Most Damaging Invasive Species in U.S.

Animal invaders have bridged oceanic gaps for centuries—some stowed away in ship-ballast water while others were intentionally lugged over by the overzealous, either to solve a pre-existing problem or just for aesthetic pleasure. However, sometimes a seemingly benign introduction creates environmental travesty and ecosystem despair. Here are the most damaging animals ever to enter U.S. soil.

Big constrictors squeeze the life out of mammalian prey and ecosystems. The U.S. Geological Survey says nine species of pythons, a type of snake that can range from 12 to 28 feet in length, pose a medium- to high-risk threat to ecosystem health. Over the past 30 years, these weighty reptiles have been traded domestically and internationally, and pet owners often take these snakes into homes that cannot accommodate them as they grow. When the snakes get too big, offending owners release them into the typically Floridian wild, where they ingest endangered species like the Key Largo wood rat and invade wildlife refuges. Under the Lacey Act, the U.S. Fish and Wildlife Service proposed to stop constrictor serpent imports into the country and even ban transport between states.

Asian Carp
Many injurious invasives come by water. Asian carp—including the common, black and bighead variety—were brought to the U.S. in the 1970s as live vacuum cleaners meant to remove algae and suspended matter from ponds. These fish can grow to 100 pounds and will eat just about anything, adapting shockingly well to new environments. They have taken over and now represent 90 percent of the biomass in the Illinois River. Researchers worry that these ravenous, opportunistic fish will reach the Great Lakes and cause real problems to the fragile ecosystem—virtually eliminating biodiversity.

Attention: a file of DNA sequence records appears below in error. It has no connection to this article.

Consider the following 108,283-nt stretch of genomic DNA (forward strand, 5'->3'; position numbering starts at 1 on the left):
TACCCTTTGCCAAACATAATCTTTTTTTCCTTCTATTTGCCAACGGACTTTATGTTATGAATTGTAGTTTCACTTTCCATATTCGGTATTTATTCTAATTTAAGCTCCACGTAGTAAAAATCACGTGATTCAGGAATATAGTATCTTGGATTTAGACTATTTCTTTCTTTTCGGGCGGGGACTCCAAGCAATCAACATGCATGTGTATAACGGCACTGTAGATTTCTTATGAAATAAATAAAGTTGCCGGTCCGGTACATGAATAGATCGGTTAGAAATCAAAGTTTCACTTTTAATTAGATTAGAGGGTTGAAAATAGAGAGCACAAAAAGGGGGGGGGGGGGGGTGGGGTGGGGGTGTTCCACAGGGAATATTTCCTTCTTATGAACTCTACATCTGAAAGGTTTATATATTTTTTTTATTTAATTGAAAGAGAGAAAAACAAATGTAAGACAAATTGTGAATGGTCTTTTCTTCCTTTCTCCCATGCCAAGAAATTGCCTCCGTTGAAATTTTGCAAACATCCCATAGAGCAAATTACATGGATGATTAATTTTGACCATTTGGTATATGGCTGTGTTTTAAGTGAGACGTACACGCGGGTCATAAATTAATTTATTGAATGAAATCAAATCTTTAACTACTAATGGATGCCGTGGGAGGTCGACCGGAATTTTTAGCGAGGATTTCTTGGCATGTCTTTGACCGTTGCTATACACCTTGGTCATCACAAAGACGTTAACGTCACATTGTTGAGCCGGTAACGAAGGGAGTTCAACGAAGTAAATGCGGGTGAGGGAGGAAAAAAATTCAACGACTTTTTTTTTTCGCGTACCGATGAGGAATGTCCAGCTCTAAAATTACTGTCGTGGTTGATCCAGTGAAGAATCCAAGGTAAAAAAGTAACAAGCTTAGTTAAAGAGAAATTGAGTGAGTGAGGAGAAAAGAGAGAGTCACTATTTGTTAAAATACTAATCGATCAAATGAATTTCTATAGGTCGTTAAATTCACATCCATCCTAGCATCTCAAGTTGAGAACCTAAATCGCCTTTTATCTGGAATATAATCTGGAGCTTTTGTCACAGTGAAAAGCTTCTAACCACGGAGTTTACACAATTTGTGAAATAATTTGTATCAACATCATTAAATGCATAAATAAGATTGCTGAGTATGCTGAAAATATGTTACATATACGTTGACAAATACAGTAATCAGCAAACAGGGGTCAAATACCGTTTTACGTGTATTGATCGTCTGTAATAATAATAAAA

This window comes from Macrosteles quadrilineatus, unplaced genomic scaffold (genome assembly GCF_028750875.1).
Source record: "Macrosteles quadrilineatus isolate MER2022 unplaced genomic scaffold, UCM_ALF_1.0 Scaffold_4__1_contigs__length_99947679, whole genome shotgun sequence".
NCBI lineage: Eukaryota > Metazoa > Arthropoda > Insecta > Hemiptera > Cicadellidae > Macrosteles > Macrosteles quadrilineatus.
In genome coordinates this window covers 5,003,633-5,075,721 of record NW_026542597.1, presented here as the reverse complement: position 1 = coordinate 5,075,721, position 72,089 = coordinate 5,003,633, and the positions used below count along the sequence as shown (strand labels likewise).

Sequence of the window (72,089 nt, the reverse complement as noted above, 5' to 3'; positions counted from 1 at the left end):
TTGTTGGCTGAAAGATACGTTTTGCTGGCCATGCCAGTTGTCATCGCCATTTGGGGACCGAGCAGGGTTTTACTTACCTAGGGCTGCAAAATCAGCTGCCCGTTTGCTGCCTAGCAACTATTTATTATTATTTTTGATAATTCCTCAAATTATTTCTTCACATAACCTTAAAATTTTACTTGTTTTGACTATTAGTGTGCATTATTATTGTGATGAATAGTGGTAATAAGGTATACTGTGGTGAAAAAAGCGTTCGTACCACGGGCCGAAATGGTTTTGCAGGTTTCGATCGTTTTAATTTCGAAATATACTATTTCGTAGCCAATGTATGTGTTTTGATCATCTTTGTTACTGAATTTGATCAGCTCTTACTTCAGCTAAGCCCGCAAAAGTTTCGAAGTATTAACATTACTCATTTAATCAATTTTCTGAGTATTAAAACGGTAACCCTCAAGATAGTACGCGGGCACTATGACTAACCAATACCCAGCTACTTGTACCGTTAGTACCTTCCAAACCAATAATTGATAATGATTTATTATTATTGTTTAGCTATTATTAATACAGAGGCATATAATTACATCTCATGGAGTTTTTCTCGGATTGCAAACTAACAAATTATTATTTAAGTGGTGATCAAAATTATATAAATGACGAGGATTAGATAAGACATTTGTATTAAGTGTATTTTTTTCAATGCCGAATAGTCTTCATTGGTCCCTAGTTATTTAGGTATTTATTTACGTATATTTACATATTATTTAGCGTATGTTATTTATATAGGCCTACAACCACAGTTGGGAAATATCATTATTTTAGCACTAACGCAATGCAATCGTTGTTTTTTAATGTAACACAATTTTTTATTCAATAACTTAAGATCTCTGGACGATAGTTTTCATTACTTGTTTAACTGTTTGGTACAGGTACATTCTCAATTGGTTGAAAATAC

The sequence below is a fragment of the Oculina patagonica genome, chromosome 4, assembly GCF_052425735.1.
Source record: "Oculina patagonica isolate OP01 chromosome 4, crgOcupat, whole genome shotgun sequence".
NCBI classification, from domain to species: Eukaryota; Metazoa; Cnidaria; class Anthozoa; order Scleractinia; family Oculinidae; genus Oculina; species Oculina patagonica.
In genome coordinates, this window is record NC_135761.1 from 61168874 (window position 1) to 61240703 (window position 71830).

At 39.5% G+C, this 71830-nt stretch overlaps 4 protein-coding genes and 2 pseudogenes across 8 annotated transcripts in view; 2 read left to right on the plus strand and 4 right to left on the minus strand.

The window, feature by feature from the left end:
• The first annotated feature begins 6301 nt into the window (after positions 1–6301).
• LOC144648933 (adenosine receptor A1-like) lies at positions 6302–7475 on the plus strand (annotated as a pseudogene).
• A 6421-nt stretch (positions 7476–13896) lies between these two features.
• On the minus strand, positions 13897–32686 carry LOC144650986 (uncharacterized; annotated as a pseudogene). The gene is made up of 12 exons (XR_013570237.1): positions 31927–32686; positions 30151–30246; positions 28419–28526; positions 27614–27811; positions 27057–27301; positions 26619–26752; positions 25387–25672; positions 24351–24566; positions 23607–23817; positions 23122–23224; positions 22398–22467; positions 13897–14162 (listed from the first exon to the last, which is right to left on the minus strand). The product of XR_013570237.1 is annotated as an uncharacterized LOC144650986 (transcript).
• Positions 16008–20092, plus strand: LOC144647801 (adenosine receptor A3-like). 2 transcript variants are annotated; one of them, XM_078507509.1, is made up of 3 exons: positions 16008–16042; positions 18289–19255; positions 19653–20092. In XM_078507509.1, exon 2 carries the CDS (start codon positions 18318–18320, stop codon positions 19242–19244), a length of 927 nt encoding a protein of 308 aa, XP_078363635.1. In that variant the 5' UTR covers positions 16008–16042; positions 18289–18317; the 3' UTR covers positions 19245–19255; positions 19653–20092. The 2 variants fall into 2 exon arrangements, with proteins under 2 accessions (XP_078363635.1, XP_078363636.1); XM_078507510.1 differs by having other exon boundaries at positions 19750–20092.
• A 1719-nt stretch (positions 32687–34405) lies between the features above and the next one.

Zebra Mussels
Zebra mussels originally smuggled their way into the U.S. in the ballast water of boats and have clogged the inside of pipes since the 1980s. These are no minor pipe blockages—these clogs total billions of dollars in fixes. And the mussels cling to more than pipes. They adhere to motors and to other native mussels, wreaking havoc for boat owners and decimating indigenous wildlife. So many zebra mussels exist in the Great Lakes, constantly filtering water, that they've changed the water from murky to clear, fiddling with the careful ecosystem balance. With clearer water, more sunlight reaches the bottom of the lakes where organisms thrive on darkness and can't live in the light.

The small Indian mongoose, reaching no more than a foot or two in height, was originally brought to Puerto Rico and the Hawaiian islands to protect sugar cane fields from rat and snake damage. But instead of acting as an aid for crowd control, the mongoose quickly became a hindrance, harming far more wildlife than anticipated. Now fully settled in Hawaii, the agile creature preys on birds and small reptiles, which injures both the poultry industry and game hunters and costs the island nations $50 million dollars in damages a year. The mongoose has so far caused the extinction of 12 reptile and amphibian species from Puerto Rico, the West Indies and Jamaica.

This innocuous, petite speckled migrant came to the U.S. in the late 1800s as part of a misguided attempt to introduce the animals mentioned in Shakespeare's works to America. Like Shakespeare's works, European starlings stuck in the U.S. and disseminated outward from New York City, where they originally arrived. Now starlings occupy most of North America, steal nesting sites from other birds and rob the agriculture industry of $800 million dollars annually by damaging fields. To make matters worse, starlings spread diseases that infect both humans and livestock, costing a further $800 million a year in healthcare.